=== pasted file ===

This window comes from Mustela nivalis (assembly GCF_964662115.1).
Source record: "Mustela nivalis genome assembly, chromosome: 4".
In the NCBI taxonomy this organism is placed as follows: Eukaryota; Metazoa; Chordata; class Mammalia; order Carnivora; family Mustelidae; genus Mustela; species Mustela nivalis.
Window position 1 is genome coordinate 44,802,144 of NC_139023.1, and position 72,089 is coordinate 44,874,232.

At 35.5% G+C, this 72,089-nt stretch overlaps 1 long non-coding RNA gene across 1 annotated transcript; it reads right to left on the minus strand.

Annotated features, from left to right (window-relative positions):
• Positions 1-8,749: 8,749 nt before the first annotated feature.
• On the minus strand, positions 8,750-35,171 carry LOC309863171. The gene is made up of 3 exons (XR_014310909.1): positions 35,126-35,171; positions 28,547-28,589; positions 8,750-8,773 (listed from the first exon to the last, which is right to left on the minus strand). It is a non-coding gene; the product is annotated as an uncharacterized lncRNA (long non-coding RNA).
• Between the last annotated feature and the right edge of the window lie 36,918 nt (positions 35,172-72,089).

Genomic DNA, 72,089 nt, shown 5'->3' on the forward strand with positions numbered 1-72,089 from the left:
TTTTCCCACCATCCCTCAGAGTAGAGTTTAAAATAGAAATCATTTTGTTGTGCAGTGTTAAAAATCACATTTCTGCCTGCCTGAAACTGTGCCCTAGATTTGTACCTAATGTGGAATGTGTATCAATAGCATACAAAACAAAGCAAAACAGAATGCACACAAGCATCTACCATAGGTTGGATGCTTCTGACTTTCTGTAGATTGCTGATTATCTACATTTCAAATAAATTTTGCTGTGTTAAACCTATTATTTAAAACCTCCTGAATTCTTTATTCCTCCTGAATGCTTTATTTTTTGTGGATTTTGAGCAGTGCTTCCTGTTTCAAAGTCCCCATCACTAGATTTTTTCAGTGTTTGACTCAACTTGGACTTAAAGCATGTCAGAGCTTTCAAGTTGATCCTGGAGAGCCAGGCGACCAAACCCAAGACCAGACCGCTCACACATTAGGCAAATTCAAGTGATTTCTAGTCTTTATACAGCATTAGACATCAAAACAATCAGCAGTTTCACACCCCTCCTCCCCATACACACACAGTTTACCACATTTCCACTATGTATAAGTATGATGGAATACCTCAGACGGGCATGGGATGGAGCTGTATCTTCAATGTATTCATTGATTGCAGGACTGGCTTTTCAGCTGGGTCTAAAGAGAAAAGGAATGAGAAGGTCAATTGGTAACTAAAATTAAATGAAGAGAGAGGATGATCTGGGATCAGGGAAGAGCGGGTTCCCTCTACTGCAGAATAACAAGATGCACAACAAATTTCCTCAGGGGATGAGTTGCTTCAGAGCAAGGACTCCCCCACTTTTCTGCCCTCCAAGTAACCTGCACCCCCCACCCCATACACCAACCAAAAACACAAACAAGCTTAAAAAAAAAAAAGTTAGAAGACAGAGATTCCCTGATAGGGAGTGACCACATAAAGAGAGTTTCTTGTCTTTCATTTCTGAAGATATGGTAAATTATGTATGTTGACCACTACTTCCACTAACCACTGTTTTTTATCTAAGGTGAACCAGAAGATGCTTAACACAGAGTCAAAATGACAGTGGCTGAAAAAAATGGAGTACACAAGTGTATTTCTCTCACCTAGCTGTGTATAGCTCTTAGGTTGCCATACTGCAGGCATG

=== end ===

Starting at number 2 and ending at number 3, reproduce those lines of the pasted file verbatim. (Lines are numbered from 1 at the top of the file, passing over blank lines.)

Source record: "Mustela nivalis genome assembly, chromosome: 4".
In the NCBI taxonomy this organism is placed as follows: Eukaryota; Metazoa; Chordata; class Mammalia; order Carnivora; family Mustelidae; genus Mustela; species Mustela nivalis.